By Gao Yang
Earlier this month, my husband and I volunteered at the second annual Joseph’s Bowls Supper, held at St. Joseph Center on south Layton boulevard. Hosted by the School Sisters of St. Francis, the main event consisted of a soup dinner and ceramic auction. The second floor of St. Joseph Center was transformed into an art gallery. Those who attended the event were able to take their favorite displays home with a suggested $25 donation. The ceramic bowls were donated by girl scouts, art students, churches, artists, and many others from within and surrounding Milwaukee community.
The funds collected benefit four non-profit projects at local, national, and global levels:
- St. Josaphat Basilica Food Pantry– serving 50 families a week in Milwaukee, WI
- Casa Alexia Mission– serving 55 families monthly in both El Paso, TX and Juarez, Mexico
- Guadalupe Homes Orphanage – serving more than 60 orphaned and abandoned children and teens in Santa Apolonia, Guatemala
- Asha Bhavan Center – serving 25 abandoned/destitute women in Bangalore, India
This year, soup choices for the annual Joseph’s Bowls Supper included chicken-vegetable, bacon and bean, and tomato-basil. I loved the selection of bread, which ranged from wheat to homemade cherry-walnut. A wide variety of desserts were also provided. The hesitation at the end of the dinner line over brownies, cookie bars, and granola-peanut butter creations was the only complication that night.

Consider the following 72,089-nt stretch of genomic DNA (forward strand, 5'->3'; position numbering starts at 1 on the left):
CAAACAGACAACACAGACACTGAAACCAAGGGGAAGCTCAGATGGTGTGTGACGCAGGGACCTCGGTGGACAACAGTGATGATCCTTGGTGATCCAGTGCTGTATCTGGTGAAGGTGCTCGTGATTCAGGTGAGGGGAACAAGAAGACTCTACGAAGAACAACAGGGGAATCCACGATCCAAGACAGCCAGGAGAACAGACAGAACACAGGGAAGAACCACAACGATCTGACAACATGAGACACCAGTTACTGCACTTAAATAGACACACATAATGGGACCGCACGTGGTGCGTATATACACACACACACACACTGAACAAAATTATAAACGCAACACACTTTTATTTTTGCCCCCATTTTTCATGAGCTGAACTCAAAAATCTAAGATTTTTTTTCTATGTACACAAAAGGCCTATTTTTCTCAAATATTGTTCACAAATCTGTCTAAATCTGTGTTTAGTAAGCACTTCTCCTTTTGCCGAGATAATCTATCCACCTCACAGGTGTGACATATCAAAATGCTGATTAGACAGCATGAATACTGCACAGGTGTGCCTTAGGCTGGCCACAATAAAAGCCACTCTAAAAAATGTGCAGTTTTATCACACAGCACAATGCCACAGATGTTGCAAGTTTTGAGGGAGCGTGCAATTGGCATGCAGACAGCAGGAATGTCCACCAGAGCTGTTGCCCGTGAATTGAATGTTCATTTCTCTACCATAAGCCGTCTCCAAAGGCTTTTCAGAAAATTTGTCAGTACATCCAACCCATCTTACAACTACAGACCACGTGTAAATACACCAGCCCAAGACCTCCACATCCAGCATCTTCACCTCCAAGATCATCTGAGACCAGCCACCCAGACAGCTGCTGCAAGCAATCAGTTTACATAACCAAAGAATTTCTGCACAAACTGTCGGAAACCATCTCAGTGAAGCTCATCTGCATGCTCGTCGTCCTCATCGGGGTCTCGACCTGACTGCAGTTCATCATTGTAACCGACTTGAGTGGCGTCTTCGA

For two hours, my husband and I served water and coffee in the dining room—nothing too difficult, just smile and pour. Volunteers included Alverno Artourage members, Alverno Alumni, Shorewood highschool students, and many friends and family of St. Joseph Center.
As I reflect on this experience, I can’t refrain from expanding on the idea of volunteerism. How often do people stress out over little details that minutely affect daily life? How many activities do others let pass them by for lack of monetary gain? Shifting focus from my own life to a cause was a great way to step aside from my self-induced stress and remember that there is a whole world of worries out in the world worth caring about.